The 700 bar Hydrogen Fueling System is in Service

SERC has successfully installed and commissioned the 700 bar hydrogen fueling system at the Humboldt State University (HSU) Hydrogen Station. The first 700 bar hydrogen fueling of a Toyota FCHV-advanced vehicle took place on October 25, 2012 during testing operations with engineers from Toyota.

The 18-month project was supported by a grant from the California Department of Transportation entitled, “Developing a Hydrogen Transportation Infrastructure.” With the new fueling system, the station can now completely fuel state-of-the-art vehicles, such as the Toyota FCHV-advanced vehicle, to 700 bar. This high pressure fueling capability now connects the HSU station with the rest of California’s Hydrogen Highway.

The new fueling system required the installation of a 700 bar compressor and dispensing hardware to allow full fueling of vehicles. The compressor pumps hydrogen from the existing 420 bar storage tanks through the dispensing plumbing and directly into the vehicle’s fuel tanks.

refueling

Research Engineer Meg Harper performs a 700 bar refueling.

Data collection and analysis has started and will continue in order to evaluate the 700 bar fueling system and vehicle performance in day-to-day use. Through this continued operation and evaluation, SERC will contribute to the technical experience needed in the development of a hydrogen transportation infrastructure and also assist in public acceptance of this alternative fuel technology in California.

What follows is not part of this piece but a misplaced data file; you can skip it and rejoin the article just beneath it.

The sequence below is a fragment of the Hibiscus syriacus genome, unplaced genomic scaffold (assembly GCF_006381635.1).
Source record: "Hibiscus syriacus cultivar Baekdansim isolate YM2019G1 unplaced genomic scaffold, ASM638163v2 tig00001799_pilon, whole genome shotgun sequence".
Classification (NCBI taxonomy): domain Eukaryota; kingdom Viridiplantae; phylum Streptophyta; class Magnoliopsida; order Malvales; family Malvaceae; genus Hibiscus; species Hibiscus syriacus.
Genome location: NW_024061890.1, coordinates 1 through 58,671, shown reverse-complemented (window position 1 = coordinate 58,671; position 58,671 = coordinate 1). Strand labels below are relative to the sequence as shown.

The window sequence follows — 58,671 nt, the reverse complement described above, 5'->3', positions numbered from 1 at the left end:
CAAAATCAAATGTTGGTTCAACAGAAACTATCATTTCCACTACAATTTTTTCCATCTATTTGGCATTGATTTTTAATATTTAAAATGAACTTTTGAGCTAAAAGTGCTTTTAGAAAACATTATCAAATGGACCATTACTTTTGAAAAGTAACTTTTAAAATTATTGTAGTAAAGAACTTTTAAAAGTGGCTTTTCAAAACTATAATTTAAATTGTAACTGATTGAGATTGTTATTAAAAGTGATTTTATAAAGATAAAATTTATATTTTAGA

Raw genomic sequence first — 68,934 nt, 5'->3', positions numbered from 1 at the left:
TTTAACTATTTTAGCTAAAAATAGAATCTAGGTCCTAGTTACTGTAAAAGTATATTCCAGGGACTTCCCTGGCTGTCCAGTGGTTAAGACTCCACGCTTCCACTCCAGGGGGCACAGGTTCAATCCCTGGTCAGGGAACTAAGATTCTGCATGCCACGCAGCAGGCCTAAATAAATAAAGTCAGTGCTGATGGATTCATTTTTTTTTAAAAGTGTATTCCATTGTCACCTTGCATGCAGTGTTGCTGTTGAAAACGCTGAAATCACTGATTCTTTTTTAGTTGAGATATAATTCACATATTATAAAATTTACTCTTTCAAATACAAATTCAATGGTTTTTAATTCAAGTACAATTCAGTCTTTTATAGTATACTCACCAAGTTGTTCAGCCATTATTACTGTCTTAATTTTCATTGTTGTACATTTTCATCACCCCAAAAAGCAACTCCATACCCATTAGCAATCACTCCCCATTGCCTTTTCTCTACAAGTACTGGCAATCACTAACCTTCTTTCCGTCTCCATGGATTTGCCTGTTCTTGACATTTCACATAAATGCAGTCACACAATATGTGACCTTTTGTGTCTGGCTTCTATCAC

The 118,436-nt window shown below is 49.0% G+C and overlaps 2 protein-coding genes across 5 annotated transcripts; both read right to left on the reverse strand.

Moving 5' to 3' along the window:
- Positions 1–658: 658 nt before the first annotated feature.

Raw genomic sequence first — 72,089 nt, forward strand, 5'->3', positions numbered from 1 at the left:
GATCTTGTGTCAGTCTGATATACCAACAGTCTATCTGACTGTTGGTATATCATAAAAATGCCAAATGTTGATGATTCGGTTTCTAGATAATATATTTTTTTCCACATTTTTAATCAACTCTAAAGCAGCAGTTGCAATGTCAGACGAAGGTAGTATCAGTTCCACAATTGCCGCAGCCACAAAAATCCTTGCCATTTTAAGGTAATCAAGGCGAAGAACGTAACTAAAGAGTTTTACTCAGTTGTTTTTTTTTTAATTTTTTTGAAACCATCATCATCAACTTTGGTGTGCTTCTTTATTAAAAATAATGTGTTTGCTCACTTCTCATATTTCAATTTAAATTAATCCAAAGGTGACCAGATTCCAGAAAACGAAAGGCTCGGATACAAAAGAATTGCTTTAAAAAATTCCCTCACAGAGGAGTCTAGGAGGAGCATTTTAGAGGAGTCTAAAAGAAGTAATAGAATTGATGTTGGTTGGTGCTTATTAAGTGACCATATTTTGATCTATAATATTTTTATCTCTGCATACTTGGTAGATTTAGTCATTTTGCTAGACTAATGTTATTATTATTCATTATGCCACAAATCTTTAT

About Greg Chapman

Greg is a graduate of the Environmental Resources Engineering program at Humboldt State University. His primary responsibilities at SERC are the design of in-house fuel cells and bench testing of commercially available fuel cell materials. He is currently project manager for the development of a hydrogen fueling station at HSU. He has also led SERC’s work on the development of a high-pressure hydrogen PEM electrolyzer. Greg's past work at SERC has been focused on hydrogen system design and fabrication for fuel cell demonstration projects. He was responsible for the installation of the hydrogen systems for the SunLine Transit, Schoolhouse Peak and the University of Michigan projects. Prior to attending HSU, Greg served for six years in the U.S. Navy. He graduated from Naval Nuclear Power School and spent four years in San Diego on a nuclear-powered submarine as a steam plant operator. Following his enlistment, he worked as a process control board operator and shift supervisor at an independent oil refinery in Los Angeles.